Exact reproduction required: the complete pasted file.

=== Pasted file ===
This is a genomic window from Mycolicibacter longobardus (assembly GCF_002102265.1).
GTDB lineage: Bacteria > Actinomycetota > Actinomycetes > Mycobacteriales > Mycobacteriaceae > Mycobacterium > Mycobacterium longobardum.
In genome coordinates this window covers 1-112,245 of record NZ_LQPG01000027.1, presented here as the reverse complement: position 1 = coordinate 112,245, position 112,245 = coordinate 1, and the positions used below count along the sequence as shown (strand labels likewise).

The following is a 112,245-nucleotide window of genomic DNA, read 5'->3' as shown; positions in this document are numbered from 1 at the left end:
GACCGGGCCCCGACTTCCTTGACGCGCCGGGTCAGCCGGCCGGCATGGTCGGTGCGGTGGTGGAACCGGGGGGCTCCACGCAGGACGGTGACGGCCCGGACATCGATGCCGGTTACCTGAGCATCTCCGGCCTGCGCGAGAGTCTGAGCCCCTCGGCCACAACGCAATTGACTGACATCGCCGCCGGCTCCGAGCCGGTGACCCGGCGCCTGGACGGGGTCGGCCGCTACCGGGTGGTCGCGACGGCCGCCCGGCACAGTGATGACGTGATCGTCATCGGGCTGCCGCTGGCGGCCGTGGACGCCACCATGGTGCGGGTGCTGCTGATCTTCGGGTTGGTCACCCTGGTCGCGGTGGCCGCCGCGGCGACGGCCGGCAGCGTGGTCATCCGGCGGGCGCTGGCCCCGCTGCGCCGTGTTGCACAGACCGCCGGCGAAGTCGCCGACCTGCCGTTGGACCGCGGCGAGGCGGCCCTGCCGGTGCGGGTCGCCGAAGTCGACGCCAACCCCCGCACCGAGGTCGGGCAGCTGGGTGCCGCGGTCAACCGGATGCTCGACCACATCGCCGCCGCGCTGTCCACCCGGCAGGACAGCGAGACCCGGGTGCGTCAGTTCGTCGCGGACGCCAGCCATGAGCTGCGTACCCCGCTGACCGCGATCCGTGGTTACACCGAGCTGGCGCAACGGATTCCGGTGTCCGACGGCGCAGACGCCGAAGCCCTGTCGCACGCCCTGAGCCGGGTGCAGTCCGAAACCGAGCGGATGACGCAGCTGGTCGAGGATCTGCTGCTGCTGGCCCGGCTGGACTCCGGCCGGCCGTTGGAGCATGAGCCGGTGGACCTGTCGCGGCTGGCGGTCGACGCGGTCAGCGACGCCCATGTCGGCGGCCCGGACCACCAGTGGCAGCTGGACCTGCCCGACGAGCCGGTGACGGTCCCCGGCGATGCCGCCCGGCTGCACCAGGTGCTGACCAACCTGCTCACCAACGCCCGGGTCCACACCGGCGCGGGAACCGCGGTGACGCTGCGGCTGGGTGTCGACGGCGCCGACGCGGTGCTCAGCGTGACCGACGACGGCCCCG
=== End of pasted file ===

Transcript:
This is a genomic window from Mycolicibacter longobardus (assembly GCF_002102265.1).
GTDB lineage: Bacteria > Actinomycetota > Actinomycetes > Mycobacteriales > Mycobacteriaceae > Mycobacterium > Mycobacterium longobardum.
In genome coordinates this window covers 1-112,245 of record NZ_LQPG01000027.1, presented here as the reverse complement: position 1 = coordinate 112,245, position 112,245 = coordinate 1, and the positions used below count along the sequence as shown (strand labels likewise).

The following is a 112,245-nucleotide window of genomic DNA, read 5'->3' as shown; positions in this document are numbered from 1 at the left end:
GACCGGGCCCCGACTTCCTTGACGCGCCGGGTCAGCCGGCCGGCATGGTCGGTGCGGTGGTGGAACCGGGGGGCTCCACGCAGGACGGTGACGGCCCGGACATCGATGCCGGTTACCTGAGCATCTCCGGCCTGCGCGAGAGTCTGAGCCCCTCGGCCACAACGCAATTGACTGACATCGCCGCCGGCTCCGAGCCGGTGACCCGGCGCCTGGACGGGGTCGGCCGCTACCGGGTGGTCGCGACGGCCGCCCGGCACAGTGATGACGTGATCGTCATCGGGCTGCCGCTGGCGGCCGTGGACGCCACCATGGTGCGGGTGCTGCTGATCTTCGGGTTGGTCACCCTGGTCGCGGTGGCCGCCGCGGCGACGGCCGGCAGCGTGGTCATCCGGCGGGCGCTGGCCCCGCTGCGCCGTGTTGCACAGACCGCCGGCGAAGTCGCCGACCTGCCGTTGGACCGCGGCGAGGCGGCCCTGCCGGTGCGGGTCGCCGAAGTCGACGCCAACCCCCGCACCGAGGTCGGGCAGCTGGGTGCCGCGGTCAACCGGATGCTCGACCACATCGCCGCCGCGCTGTCCACCCGGCAGGACAGCGAGACCCGGGTGCGTCAGTTCGTCGCGGACGCCAGCCATGAGCTGCGTACCCCGCTGACCGCGATCCGTGGTTACACCGAGCTGGCGCAACGGATTCCGGTGTCCGACGGCGCAGACGCCGAAGCCCTGTCGCACGCCCTGAGCCGGGTGCAGTCCGAAACCGAGCGGATGACGCAGCTGGTCGAGGATCTGCTGCTGCTGGCCCGGCTGGACTCCGGCCGGCCGTTGGAGCATGAGCCGGTGGACCTGTCGCGGCTGGCGGTCGACGCGGTCAGCGACGCCCATGTCGGCGGCCCGGACCACCAGTGGCAGCTGGACCTGCCCGACGAGCCGGTGACGGTCCCCGGCGATGCCGCCCGGCTGCACCAGGTGCTGACCAACCTGCTCACCAACGCCCGGGTCCACACCGGCGCGGGAACCGCGGTGACGCTGCGGCTGGGTGTCGACGGCGCCGACGCGGTGCTCAGCGTGACCGACGACGGCCCCG